It’s good for you and the environment, doesn’t cost anything, and will almost certainly put the kid back in your heart. All you need is a bicycle. I’ve been a dedicated biker now for almost two years. I traded my coupe for a dependable road bike and swear I’ll never go back. But since I moved to California two months ago, I’ve begun to appreciate my bike in ways I never thought possible. During the week, I work and explore the city. But when the week ends, I bike. Such has been my San Franciscan credo since the first time I crossed the Golden Gate Bridge and landed in Sausalito. It wasn’t long before I dreamt of biking through valleys of vineyards. I could see the roads lined with lush green vines and feel the sunshine on my weathered cheeks. I could almost taste the wine.
Recently I biked with my roommate Ben from our apartment in San Francisco to Sonoma and made this dream come true. It was surprisingly easy, and exhilarating to bike 56 miles and go straight to a winery. I was tired but so exultant when I got there I didn’t notice my legs. Plus, nothing refreshes a parched biker like a crisp chilled sip of sparkling wine, enjoyed while overlooking the recently spanned land. Our first destination was Gloria Ferrer Caves and Vineyards.
It could have been how gracious the entire staff was or it could have been the quaint grandeur of Ferrer’s Spanish-style villa, but instantly I realized I had biked directly into an entire county whose sole purpose was to make sure I did not leave wanting. We had arrived in the land of indulgence, and the land was happy to see us. The entire staff, the colonnades, and terrace all convinced of this. We caught our breaths, re-hydrated, and started our first tour.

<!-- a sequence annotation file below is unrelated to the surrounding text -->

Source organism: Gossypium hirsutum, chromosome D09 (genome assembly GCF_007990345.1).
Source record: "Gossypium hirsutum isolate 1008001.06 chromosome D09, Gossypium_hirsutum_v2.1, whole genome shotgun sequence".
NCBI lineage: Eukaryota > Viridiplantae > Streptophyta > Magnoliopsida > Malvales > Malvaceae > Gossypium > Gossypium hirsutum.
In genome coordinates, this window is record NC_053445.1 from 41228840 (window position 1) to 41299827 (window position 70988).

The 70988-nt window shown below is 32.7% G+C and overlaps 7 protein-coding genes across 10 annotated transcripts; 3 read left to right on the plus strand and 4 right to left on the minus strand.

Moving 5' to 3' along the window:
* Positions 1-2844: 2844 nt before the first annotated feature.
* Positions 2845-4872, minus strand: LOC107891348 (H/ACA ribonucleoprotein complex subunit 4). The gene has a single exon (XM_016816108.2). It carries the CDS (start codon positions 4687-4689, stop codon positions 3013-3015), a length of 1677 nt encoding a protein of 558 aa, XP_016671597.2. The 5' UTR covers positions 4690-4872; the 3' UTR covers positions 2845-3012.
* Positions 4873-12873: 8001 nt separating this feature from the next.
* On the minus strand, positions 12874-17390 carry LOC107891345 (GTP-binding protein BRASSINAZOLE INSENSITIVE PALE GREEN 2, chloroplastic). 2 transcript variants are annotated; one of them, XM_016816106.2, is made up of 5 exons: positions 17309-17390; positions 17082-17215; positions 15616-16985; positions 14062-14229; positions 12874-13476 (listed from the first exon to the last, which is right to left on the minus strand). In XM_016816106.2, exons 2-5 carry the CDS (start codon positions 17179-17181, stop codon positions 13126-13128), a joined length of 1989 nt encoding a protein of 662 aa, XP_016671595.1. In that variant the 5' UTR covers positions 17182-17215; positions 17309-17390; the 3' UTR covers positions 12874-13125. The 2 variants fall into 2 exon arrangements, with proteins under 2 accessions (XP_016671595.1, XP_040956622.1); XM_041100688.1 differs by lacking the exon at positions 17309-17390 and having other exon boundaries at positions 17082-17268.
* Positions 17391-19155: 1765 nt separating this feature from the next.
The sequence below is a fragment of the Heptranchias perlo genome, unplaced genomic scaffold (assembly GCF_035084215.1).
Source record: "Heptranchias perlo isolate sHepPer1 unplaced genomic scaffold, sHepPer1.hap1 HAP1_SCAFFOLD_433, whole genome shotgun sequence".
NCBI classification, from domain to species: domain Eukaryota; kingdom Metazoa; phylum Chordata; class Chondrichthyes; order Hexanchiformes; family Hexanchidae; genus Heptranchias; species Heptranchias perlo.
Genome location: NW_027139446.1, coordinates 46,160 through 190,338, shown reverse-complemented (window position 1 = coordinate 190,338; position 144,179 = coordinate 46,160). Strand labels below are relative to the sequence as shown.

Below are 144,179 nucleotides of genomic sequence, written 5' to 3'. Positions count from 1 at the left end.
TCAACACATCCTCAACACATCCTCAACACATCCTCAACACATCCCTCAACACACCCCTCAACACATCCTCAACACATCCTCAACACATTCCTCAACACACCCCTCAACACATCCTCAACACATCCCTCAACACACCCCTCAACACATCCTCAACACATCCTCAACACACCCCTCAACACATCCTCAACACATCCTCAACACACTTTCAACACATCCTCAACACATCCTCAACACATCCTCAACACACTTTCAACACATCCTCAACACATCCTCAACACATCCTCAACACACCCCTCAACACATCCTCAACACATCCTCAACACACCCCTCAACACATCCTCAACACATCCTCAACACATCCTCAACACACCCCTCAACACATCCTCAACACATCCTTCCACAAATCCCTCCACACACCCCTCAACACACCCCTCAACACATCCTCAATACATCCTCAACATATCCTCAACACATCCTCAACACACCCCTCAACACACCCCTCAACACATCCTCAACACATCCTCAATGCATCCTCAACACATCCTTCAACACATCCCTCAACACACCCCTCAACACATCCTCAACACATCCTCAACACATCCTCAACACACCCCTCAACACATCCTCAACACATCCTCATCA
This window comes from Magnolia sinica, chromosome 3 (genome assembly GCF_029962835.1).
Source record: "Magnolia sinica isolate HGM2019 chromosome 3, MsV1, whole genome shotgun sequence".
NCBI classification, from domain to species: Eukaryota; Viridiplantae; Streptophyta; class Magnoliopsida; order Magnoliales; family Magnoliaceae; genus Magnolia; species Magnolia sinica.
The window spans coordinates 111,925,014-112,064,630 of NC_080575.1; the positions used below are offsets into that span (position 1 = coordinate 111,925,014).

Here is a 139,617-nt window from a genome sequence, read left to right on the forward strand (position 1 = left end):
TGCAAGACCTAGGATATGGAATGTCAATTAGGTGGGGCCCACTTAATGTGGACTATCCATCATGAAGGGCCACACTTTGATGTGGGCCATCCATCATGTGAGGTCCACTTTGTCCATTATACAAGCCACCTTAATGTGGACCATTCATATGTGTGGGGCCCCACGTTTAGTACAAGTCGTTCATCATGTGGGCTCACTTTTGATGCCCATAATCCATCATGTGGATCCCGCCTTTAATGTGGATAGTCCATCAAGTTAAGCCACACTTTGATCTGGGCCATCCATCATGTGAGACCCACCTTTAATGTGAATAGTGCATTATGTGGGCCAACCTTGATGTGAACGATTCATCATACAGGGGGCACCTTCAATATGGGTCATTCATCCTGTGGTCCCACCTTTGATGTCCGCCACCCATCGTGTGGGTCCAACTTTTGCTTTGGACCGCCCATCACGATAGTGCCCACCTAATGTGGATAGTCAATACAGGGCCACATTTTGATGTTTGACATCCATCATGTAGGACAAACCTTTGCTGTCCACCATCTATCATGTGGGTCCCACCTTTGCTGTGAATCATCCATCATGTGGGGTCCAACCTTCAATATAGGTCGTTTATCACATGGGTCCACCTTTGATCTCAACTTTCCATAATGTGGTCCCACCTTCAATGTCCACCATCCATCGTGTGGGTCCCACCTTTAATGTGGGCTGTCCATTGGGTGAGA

In 1986, Gloria Ferrer was the first to produce sparkling wines in Carneros, and to this day the family produces more sparkling wines than anyone else in the world. Of their astonishing 150,000 cases per year, 105,000 are sparkling. In retrospect, it seems extremely odd that Ferrer produces more wine than either of the two other wineries we visited. Not only because their facility is smaller, which it seemed to be, but because their worker bees were so friendly and personal.
Upon arrival, I happened to mention that I couldn’t find my bungee cords when I was leaving my apartment at five in the morning and had to carry my massive bag on my back. Before leaving, I was presented with a gift, wrapped and everything: bungee cords! That’s the kind of service I got at Gloria Ferrer. It was like doing global business with a mom and pop shop. Our guide Cindy even offered to be our wine country concierge and gave us tips on other wineries, restaurants, and local events.
While tasting our wines Ben and I both agreed that this was the best idea we’d ever had. We agreed to this several times at Gloria Ferrer, and MacArthur Place only confirmed it.
Tucked away on the edge of the city of Sonoma, MacArthur Place is a historic Inn and Spa with serene landscaping that includes gardens of roses and lavender, original sculptures and fountains, and a pervasive calm to be found no matter where you might roam (I enjoyed simply wandering through the labyrinth of smells and foliage)—except for the patio on Fridays, which hosts a barbecue with live music and full bar service. A complimentary wine and cheese reception is also offered every day.
We dined at the Inn’s notorious restaurant Saddles for dinner because we missed most of the barbecue, but also because we wanted to treat ourselves. A wise choice. I knew the food was going to be excellent when they brought us warm steak knives. Warm steak knives! It was so good, in fact, that neither one of us left a bite. To stamp the day with perfection I got in the hot tub. Turns out, I was not too tired to smile.